• Maine has 3,478 miles of coastline – more than California (3,427), and over 5,000 miles of coast if you include all the islands as well. Only Florida and Louisiana (mostly bayou) have more miles of coastline.
• Maine has 3,166 off-shore islands – only about 1,200 of them comprise an acre or more.
• Funtown Splashtown U.S.A., is an amusement park located in Saco with 25 different rides. The park features Maine’s only wooden roller coaster, the Excalibur.
Some Notable Mainers
F. Lee Bailey (attorney), John Ford (6 Academy Awards), Melville Fuller (U.S. Supreme Court), Edna St. Vincent Millay (poet), George Putnam (publisher), Nelson Rockefeller (41st VP, U.S.), Milton Bradley (board game manufacturer)
• Maine lobster yield annually is 40 million pounds.
• A traditional lobster roll is a sandwich filled with lobster meat soaked in butter and served on a steamed roll similar to a hamburger roll but the opening is on the top rather than on the side.
McDonald’s serves a lobster roll called McLobster.
• Freeport is home to the L.L. Bean Company, the first retail clothier to be open 24/7/365, founded in 1912. In 2012, annual sales were $1.52 billion.
A 16-foot-tall rubber bottom boot sculpture stands in front of the L.L. Bean store. And an L.L. Bean boot car travels the streets of Freeport.
• Maine's coastline has so many deep harbors it could provide anchorage for all the Navy fleets in the world.
• One of the most well-known Maine residents is the author of horror and supernatural novels, Stephen King, who has sold more than 350 million copies of his books.
He lives in Bangor with his wife, Tabitha, in a magnificent downtown house built in 1858.
The wrought iron fencing around his home is appropriately decorated with bats, spiders and spider webs.
Stephen King wrote his first novel, ‘Carrie,’ while working as a school teacher in Bangor. His novels are famously set in the fictional town of Derry, Maine.
• Chester Greenwood (1858-1937) of Farmington invented the ear muff in 1873, at the age of 15.He thought of the idea while ice skating, and had his grandmother sew tufts of fur between loops of wire.His patent was named improved ear protectors.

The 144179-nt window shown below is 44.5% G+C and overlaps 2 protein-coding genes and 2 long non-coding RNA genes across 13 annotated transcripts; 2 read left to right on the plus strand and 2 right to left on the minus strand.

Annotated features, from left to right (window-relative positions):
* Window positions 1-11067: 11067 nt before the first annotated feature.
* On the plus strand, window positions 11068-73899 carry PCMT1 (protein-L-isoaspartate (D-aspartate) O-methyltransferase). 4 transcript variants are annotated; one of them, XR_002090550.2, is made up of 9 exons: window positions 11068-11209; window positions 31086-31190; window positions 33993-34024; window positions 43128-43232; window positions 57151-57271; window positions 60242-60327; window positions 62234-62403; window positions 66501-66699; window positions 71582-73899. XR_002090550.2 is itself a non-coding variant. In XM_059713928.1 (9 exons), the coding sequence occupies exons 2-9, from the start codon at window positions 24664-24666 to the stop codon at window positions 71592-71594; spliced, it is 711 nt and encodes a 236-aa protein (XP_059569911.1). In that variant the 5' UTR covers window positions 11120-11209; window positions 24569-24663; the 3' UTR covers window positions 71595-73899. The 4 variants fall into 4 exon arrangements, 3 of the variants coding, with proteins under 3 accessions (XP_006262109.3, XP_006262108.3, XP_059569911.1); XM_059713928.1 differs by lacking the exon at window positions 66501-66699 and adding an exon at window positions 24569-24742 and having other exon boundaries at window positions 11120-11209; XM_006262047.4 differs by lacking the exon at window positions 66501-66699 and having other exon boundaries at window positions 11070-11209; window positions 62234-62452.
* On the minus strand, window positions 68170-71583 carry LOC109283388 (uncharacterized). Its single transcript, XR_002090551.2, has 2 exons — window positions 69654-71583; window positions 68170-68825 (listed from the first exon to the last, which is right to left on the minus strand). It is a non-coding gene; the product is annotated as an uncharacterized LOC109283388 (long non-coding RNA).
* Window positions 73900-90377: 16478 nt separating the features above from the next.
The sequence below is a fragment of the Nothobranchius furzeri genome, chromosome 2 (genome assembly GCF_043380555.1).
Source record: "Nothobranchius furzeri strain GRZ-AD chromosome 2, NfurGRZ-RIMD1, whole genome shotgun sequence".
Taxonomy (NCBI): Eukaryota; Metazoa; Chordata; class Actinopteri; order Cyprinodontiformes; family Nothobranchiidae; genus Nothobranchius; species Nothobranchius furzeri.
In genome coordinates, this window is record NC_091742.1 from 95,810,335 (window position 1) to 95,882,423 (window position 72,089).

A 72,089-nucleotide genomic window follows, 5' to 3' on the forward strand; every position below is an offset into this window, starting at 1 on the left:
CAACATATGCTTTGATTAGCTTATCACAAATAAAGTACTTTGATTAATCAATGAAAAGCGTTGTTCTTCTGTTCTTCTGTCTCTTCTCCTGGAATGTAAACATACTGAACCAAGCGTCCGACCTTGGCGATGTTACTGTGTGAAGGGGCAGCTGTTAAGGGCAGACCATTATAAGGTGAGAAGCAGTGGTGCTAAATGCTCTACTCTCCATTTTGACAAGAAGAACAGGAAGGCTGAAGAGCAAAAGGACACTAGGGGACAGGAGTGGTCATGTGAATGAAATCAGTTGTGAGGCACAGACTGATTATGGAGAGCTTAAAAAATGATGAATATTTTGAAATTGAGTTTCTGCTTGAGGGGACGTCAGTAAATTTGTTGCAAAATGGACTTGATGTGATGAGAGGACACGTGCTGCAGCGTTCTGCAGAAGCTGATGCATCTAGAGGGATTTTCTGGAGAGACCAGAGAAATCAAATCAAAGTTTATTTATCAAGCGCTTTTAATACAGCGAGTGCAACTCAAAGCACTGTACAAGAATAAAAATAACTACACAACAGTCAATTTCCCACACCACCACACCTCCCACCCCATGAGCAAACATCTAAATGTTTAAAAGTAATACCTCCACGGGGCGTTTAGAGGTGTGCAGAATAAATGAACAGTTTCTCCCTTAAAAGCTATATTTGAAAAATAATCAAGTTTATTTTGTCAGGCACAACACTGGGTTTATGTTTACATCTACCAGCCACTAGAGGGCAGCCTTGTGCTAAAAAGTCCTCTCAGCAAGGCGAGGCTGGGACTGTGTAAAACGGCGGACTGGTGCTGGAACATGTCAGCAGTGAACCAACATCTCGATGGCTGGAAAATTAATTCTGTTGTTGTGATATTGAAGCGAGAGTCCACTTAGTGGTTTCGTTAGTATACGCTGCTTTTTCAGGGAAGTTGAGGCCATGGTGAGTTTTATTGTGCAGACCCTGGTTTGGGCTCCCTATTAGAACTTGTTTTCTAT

His invention provided jobs for people in the Farmington area for nearly 60 years.
Chester also patented a whistling tea kettle, a steel-toothed rake, an advertising matchbox, and a machine used to produce wooden spools for wire and thread.
• Peaks Island, Maine is home to a museum dedicated solely to umbrella covers - over 700 of them. Not umbrellas, only umbrella covers.
• Founded in 1939, the Seashore Trolley Museum in Kennebunkport displays more than 250 trolleys, streetcars, and other historic forms of public transportation.
The first purchase was a 12-bench open trolley for $150.
• The original Maine Italian sandwich was served during the early 1900s by Giovanni Amato to workers on the docks of Portland.
The ingredients in this sandwich are salami or ham, cheese, chopped onions, tomatoes, green peppers, pickles, black olives, olive oil, salt, pepper, and a freshly baked roll.
• Red hot dogs can be found in Maine. Locally known as ‘red snappers,' the casing of a red hot dog gets its color from a natural food coloring. The casing also makes a snapping sound when you bite into the hot dog.
• Henry David Thoreau, born in Massachusetts, began making trips to northern Maine in 1838.
He was enchanted by the state's wilderness but deeply troubled by the increasing logging industry. He is sometimes known as the ‘first environmentalist.’
It has been said that Thoreau’s dying word was: ‘Moose!’
Speaking of moose, an adult Bull Moose stands about 7 feet tall at the shoulders and can weigh over 1,600 pounds. The top of its antlers may stand as much as 10 feet off the ground and weigh 60 pounds.
Moose can be found feeding in ponds with lots of vegetation on the bottom. They can eat around 30 pounds of food a day.